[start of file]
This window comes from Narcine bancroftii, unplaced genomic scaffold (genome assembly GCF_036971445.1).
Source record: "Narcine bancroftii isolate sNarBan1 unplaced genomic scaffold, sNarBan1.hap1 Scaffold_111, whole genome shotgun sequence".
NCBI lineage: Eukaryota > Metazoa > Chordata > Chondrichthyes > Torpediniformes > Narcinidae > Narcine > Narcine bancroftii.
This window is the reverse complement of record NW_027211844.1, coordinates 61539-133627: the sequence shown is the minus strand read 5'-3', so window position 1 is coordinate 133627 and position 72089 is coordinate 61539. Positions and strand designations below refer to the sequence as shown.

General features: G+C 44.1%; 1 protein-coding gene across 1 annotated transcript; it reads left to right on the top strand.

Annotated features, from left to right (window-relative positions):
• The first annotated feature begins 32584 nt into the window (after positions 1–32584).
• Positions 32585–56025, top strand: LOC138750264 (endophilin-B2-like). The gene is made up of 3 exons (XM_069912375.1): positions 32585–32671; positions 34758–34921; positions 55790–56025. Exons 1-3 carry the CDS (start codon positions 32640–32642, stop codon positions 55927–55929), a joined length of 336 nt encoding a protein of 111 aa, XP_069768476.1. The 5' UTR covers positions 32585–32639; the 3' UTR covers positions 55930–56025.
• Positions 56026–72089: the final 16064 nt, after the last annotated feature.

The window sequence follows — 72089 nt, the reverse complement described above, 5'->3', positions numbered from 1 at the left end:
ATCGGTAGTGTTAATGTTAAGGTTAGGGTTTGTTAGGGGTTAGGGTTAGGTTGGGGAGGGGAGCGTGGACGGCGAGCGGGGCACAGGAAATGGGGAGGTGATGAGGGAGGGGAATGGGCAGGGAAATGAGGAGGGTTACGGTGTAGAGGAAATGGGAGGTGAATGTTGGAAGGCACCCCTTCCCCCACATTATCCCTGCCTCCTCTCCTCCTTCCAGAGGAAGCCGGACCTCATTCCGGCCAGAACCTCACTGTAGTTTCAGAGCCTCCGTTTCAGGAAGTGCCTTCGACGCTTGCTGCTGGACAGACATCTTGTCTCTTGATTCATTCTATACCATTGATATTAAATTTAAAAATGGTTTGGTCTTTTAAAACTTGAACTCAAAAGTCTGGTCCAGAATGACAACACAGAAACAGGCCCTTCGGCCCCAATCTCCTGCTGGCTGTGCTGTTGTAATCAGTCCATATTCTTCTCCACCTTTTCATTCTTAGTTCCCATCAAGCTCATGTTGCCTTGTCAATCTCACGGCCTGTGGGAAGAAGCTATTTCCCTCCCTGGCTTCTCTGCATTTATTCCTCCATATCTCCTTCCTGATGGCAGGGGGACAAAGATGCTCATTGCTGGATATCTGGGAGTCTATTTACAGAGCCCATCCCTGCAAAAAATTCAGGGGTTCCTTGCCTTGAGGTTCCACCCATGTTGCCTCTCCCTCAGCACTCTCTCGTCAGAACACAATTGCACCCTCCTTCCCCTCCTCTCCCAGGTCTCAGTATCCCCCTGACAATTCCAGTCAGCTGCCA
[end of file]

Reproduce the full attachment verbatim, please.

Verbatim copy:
This window comes from Narcine bancroftii, unplaced genomic scaffold (genome assembly GCF_036971445.1).
Source record: "Narcine bancroftii isolate sNarBan1 unplaced genomic scaffold, sNarBan1.hap1 Scaffold_111, whole genome shotgun sequence".
NCBI lineage: Eukaryota > Metazoa > Chordata > Chondrichthyes > Torpediniformes > Narcinidae > Narcine > Narcine bancroftii.
This window is the reverse complement of record NW_027211844.1, coordinates 61539-133627: the sequence shown is the minus strand read 5'-3', so window position 1 is coordinate 133627 and position 72089 is coordinate 61539. Positions and strand designations below refer to the sequence as shown.

General features: G+C 44.1%; 1 protein-coding gene across 1 annotated transcript; it reads left to right on the top strand.

Annotated features, from left to right (window-relative positions):
• The first annotated feature begins 32584 nt into the window (after positions 1–32584).
• Positions 32585–56025, top strand: LOC138750264 (endophilin-B2-like). The gene is made up of 3 exons (XM_069912375.1): positions 32585–32671; positions 34758–34921; positions 55790–56025. Exons 1-3 carry the CDS (start codon positions 32640–32642, stop codon positions 55927–55929), a joined length of 336 nt encoding a protein of 111 aa, XP_069768476.1. The 5' UTR covers positions 32585–32639; the 3' UTR covers positions 55930–56025.
• Positions 56026–72089: the final 16064 nt, after the last annotated feature.

The window sequence follows — 72089 nt, the reverse complement described above, 5'->3', positions numbered from 1 at the left end:
ATCGGTAGTGTTAATGTTAAGGTTAGGGTTTGTTAGGGGTTAGGGTTAGGTTGGGGAGGGGAGCGTGGACGGCGAGCGGGGCACAGGAAATGGGGAGGTGATGAGGGAGGGGAATGGGCAGGGAAATGAGGAGGGTTACGGTGTAGAGGAAATGGGAGGTGAATGTTGGAAGGCACCCCTTCCCCCACATTATCCCTGCCTCCTCTCCTCCTTCCAGAGGAAGCCGGACCTCATTCCGGCCAGAACCTCACTGTAGTTTCAGAGCCTCCGTTTCAGGAAGTGCCTTCGACGCTTGCTGCTGGACAGACATCTTGTCTCTTGATTCATTCTATACCATTGATATTAAATTTAAAAATGGTTTGGTCTTTTAAAACTTGAACTCAAAAGTCTGGTCCAGAATGACAACACAGAAACAGGCCCTTCGGCCCCAATCTCCTGCTGGCTGTGCTGTTGTAATCAGTCCATATTCTTCTCCACCTTTTCATTCTTAGTTCCCATCAAGCTCATGTTGCCTTGTCAATCTCACGGCCTGTGGGAAGAAGCTATTTCCCTCCCTGGCTTCTCTGCATTTATTCCTCCATATCTCCTTCCTGATGGCAGGGGGACAAAGATGCTCATTGCTGGATATCTGGGAGTCTATTTACAGAGCCCATCCCTGCAAAAAATTCAGGGGTTCCTTGCCTTGAGGTTCCACCCATGTTGCCTCTCCCTCAGCACTCTCTCGTCAGAACACAATTGCACCCTCCTTCCCCTCCTCTCCCAGGTCTCAGTATCCCCCTGACAATTCCAGTCAGCTGCCA